2014-08-07 10:19:29 AM  
Hasn't this basically happened already?  One of the reasons the middle class has vanished, is because technology makes most office jobs so simple, that you can use a small staff of kids just college, who make ten bucks an hour, what once took a large office building full of professionals to do.
 
2014-08-07 10:20:58 AM  

eeyore102: There will still be things machines really cannot do.

They cannot write amazing music. They cannot produce great art. They cannot write great novels.


You just listed three things that computers can already generate, considering that the decision of what is considered 'amazing' or 'great' is up to the individual.
 
2014-08-07 10:21:21 AM  
"Almost exactly half of the respondents (48 percent) predicted that intelligent software will disrupt more jobs than it can replace. The other half predicted the opposite. The lack of expert consensus on such a crucial and seemingly straightforward question is startling. "

If that strikes you as a straightforward question, you suck at thinking.  You should be replaced by a journalism-o-tron that doesn't say shiat like, "Almost exactly half".
 
2014-08-07 10:21:53 AM  

Necronic: I'd like to see a computer capable of surfing reddit and FARK making insightful comments all while giving the illusion of working.


I'm pretty sure there are already prototypes out there

/trollbots
 
2014-08-07 10:22:40 AM  

vpb: It's nothing new.  It's been happening since the beginning of the industrial revolution.  Most of the population used to be employed in agriculture, now it's a small percentage.  I think it's more blue collar jobs that are threatened right now though.  I can see OTR truck drivers being replaced by self driving technology long before it makes it to personal transportation.


Na, that will never happen. After all, with out truck drivers who is going to kill all of those hookers?
 
2014-08-07 10:24:12 AM  

Russ1642: To The Escape Zeppelin!: Here's a decent short story about this premise. http://marshallbrain.com/manna1.htm

Both scenarios in the story are hyperbolic.


ProTip: In science fiction writing, things are often taken to extremes in order to explore the boundaries of possibility.
 
2014-08-07 10:24:44 AM  

Nadie_AZ: although I can't see Labor stand by and watch their jobs entirely disappear.


I'm curious as to what makes you think Labor has any say in the matter?
 
2014-08-07 10:26:17 AM  
Its greatest effect is to increase productivity, which should raise incomes and stimulate demand for new products and services.

Difficulty: Most of the gains from increased productivity are going to the wealthiest 1%, now more-so than ever. Okay, so that's part of what TFA is about...

The problem mentioned of workers losing the race between education and technology has already badly hurt blue collar workers. Automation, plus the decline of unions obviously, has made it much harder to get a good paying manual labor job. Higher and higher education levels are required with increasing specialization to get decent jobs. Some people aren't cut out for that education level, but will work hard. In the past they could get one of those good manufacturing jobs, but not so much anymore. Now they're a farked over underclass.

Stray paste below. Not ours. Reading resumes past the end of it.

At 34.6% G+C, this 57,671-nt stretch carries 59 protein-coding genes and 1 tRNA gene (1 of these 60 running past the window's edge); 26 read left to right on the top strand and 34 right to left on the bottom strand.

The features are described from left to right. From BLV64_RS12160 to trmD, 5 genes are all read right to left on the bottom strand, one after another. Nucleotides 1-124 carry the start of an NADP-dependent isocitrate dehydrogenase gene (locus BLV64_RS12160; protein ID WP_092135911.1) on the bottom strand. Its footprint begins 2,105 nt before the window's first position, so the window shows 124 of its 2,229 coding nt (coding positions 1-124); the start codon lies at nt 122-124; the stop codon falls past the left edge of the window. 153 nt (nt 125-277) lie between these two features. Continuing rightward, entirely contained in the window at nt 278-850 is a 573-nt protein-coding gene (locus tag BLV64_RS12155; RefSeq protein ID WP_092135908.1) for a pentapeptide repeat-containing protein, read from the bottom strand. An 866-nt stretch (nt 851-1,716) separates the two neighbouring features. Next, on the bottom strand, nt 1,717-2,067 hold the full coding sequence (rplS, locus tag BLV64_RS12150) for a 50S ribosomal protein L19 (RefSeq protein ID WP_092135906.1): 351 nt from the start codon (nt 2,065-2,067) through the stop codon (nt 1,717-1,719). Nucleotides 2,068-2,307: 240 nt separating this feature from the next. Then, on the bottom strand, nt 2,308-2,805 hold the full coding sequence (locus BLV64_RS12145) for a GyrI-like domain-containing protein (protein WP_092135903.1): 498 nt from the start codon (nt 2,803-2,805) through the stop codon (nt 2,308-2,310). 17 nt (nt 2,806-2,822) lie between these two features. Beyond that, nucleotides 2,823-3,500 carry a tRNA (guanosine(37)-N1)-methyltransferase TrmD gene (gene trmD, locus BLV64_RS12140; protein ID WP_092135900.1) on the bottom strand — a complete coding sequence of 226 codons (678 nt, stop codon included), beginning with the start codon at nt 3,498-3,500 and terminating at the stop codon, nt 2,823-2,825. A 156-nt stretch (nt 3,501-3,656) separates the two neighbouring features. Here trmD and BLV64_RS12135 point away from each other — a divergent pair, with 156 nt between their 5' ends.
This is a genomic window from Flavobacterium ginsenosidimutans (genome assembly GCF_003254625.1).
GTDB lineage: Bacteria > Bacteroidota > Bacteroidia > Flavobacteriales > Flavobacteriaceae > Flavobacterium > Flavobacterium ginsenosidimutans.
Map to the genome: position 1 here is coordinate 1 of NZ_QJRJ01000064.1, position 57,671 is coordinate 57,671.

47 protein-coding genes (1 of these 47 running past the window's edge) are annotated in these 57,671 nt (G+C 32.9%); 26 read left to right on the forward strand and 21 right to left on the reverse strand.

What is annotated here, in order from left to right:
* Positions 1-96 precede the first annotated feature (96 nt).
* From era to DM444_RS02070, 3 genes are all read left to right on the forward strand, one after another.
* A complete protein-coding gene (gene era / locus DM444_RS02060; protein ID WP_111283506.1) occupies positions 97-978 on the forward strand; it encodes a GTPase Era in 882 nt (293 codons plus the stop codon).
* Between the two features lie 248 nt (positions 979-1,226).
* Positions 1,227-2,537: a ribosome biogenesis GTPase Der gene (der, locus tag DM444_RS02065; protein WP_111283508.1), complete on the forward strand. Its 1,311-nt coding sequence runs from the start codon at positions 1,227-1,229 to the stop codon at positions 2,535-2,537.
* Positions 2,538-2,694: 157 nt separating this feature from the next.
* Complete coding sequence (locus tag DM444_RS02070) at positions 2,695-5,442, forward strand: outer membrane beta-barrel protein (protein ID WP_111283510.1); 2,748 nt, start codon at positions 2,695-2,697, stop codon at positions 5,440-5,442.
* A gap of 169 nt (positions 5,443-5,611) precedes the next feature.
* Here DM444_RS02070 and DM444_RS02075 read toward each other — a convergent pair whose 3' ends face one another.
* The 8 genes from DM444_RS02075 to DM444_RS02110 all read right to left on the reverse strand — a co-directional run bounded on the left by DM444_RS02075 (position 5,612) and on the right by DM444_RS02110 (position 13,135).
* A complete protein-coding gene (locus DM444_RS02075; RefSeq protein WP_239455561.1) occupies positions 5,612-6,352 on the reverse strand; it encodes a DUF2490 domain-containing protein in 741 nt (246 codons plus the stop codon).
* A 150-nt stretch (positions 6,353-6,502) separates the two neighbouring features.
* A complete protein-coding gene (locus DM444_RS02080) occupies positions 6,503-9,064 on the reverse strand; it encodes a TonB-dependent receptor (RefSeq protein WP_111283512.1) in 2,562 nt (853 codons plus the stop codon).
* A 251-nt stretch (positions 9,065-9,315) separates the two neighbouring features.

Honestly I'm not sure why there's disagreement among economics about this effect going forward. It's already happened to so many people. The only difference is that the percentage of people affected will continue to rise. More and more good paying white collar jobs are threatened.

"The balance between capital and labor is shifting, and the best work on that shift clearly cites information technology as the reason."

But again it's more than just technology. It's also the power dynamic between employers and employees shifting because of laws favoring employers, the decline of unions, globalization and free trade, etc. Automation is one factor and he's right, it's probably a significant one.

eeyore102: There will still be things machines really cannot do.

They cannot write amazing music. They cannot produce great art. They cannot write great novels.


Give it time. Okay, I'm half-kidding, but even if your comment is 100% true, that means almost everyone who's not very artistically inclined would be farked.

Maybe we ought to examine how the bulk of us ought to be spending our time, and whether it's really necessary for everyone to work a full-time traditional job. Yes, really.

Yeah, if we'd ever actually adapt in this way. Soaring productivity could allow for a guaranteed income so that people are more free to focus on the things machines can't do. I can't see this happening in America in most of our lifetimes though.
 
Displayed 50 of 211 comments

First | « | 1 | 2 | 3 | 4 | 5 | » | Last | Show all

View Voting Results: Smartest and Funniest


This thread is archived, and closed to new comments.

Continue Farking
Submit a Link »
Advertisement
On Twitter






In Other Media


  1. Links are submitted by members of the Fark community.

  2. When community members submit a link, they also write a custom headline for the story.

  3. Other Farkers comment on the links. This is the number of comments. Click here to read them.

  4. Click here to submit a link.

Report